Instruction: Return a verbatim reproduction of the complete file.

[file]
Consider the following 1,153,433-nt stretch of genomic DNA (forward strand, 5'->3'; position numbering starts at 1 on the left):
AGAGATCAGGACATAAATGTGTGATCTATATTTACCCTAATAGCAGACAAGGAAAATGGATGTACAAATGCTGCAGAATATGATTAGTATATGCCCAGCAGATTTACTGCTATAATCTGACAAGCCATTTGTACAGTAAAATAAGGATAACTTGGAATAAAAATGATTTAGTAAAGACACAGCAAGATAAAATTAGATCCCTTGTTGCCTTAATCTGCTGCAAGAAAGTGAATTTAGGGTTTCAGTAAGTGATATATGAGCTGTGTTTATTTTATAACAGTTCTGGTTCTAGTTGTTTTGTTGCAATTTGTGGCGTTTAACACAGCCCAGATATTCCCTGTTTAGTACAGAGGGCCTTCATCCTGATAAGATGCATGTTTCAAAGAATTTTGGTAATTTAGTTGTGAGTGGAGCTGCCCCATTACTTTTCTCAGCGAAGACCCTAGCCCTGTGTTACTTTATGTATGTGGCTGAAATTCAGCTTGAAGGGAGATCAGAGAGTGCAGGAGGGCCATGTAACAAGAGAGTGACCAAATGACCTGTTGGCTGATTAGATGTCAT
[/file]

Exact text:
Consider the following 1,153,433-nt stretch of genomic DNA (forward strand, 5'->3'; position numbering starts at 1 on the left):
AGAGATCAGGACATAAATGTGTGATCTATATTTACCCTAATAGCAGACAAGGAAAATGGATGTACAAATGCTGCAGAATATGATTAGTATATGCCCAGCAGATTTACTGCTATAATCTGACAAGCCATTTGTACAGTAAAATAAGGATAACTTGGAATAAAAATGATTTAGTAAAGACACAGCAAGATAAAATTAGATCCCTTGTTGCCTTAATCTGCTGCAAGAAAGTGAATTTAGGGTTTCAGTAAGTGATATATGAGCTGTGTTTATTTTATAACAGTTCTGGTTCTAGTTGTTTTGTTGCAATTTGTGGCGTTTAACACAGCCCAGATATTCCCTGTTTAGTACAGAGGGCCTTCATCCTGATAAGATGCATGTTTCAAAGAATTTTGGTAATTTAGTTGTGAGTGGAGCTGCCCCATTACTTTTCTCAGCGAAGACCCTAGCCCTGTGTTACTTTATGTATGTGGCTGAAATTCAGCTTGAAGGGAGATCAGAGAGTGCAGGAGGGCCATGTAACAAGAGAGTGACCAAATGACCTGTTGGCTGATTAGATGTCAT